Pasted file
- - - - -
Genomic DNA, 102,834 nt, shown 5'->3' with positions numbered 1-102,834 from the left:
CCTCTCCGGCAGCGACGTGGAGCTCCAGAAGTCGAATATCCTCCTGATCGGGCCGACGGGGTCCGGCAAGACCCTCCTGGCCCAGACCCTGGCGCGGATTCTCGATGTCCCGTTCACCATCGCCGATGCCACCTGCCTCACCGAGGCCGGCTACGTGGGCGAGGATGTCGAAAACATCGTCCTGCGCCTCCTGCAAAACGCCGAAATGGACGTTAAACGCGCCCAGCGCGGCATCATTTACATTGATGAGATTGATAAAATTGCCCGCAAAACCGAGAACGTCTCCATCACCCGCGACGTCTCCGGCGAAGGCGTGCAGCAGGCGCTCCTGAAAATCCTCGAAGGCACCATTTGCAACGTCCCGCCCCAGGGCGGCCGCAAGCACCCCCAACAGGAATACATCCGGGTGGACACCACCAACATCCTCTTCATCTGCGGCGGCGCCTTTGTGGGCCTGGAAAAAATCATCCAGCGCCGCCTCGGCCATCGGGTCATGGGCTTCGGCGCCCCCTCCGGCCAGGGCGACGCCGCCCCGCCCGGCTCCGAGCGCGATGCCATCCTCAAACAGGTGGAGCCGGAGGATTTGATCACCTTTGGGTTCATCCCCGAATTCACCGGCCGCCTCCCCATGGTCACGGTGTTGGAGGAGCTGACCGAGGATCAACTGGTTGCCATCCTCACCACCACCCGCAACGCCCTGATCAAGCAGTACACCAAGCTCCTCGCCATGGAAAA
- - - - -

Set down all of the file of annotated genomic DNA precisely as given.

Genomic DNA, 102,834 nt, shown 5'->3' with positions numbered 1-102,834 from the left:
CCTCTCCGGCAGCGACGTGGAGCTCCAGAAGTCGAATATCCTCCTGATCGGGCCGACGGGGTCCGGCAAGACCCTCCTGGCCCAGACCCTGGCGCGGATTCTCGATGTCCCGTTCACCATCGCCGATGCCACCTGCCTCACCGAGGCCGGCTACGTGGGCGAGGATGTCGAAAACATCGTCCTGCGCCTCCTGCAAAACGCCGAAATGGACGTTAAACGCGCCCAGCGCGGCATCATTTACATTGATGAGATTGATAAAATTGCCCGCAAAACCGAGAACGTCTCCATCACCCGCGACGTCTCCGGCGAAGGCGTGCAGCAGGCGCTCCTGAAAATCCTCGAAGGCACCATTTGCAACGTCCCGCCCCAGGGCGGCCGCAAGCACCCCCAACAGGAATACATCCGGGTGGACACCACCAACATCCTCTTCATCTGCGGCGGCGCCTTTGTGGGCCTGGAAAAAATCATCCAGCGCCGCCTCGGCCATCGGGTCATGGGCTTCGGCGCCCCCTCCGGCCAGGGCGACGCCGCCCCGCCCGGCTCCGAGCGCGATGCCATCCTCAAACAGGTGGAGCCGGAGGATTTGATCACCTTTGGGTTCATCCCCGAATTCACCGGCCGCCTCCCCATGGTCACGGTGTTGGAGGAGCTGACCGAGGATCAACTGGTTGCCATCCTCACCACCACCCGCAACGCCCTGATCAAGCAGTACACCAAGCTCCTCGCCATGGAAAA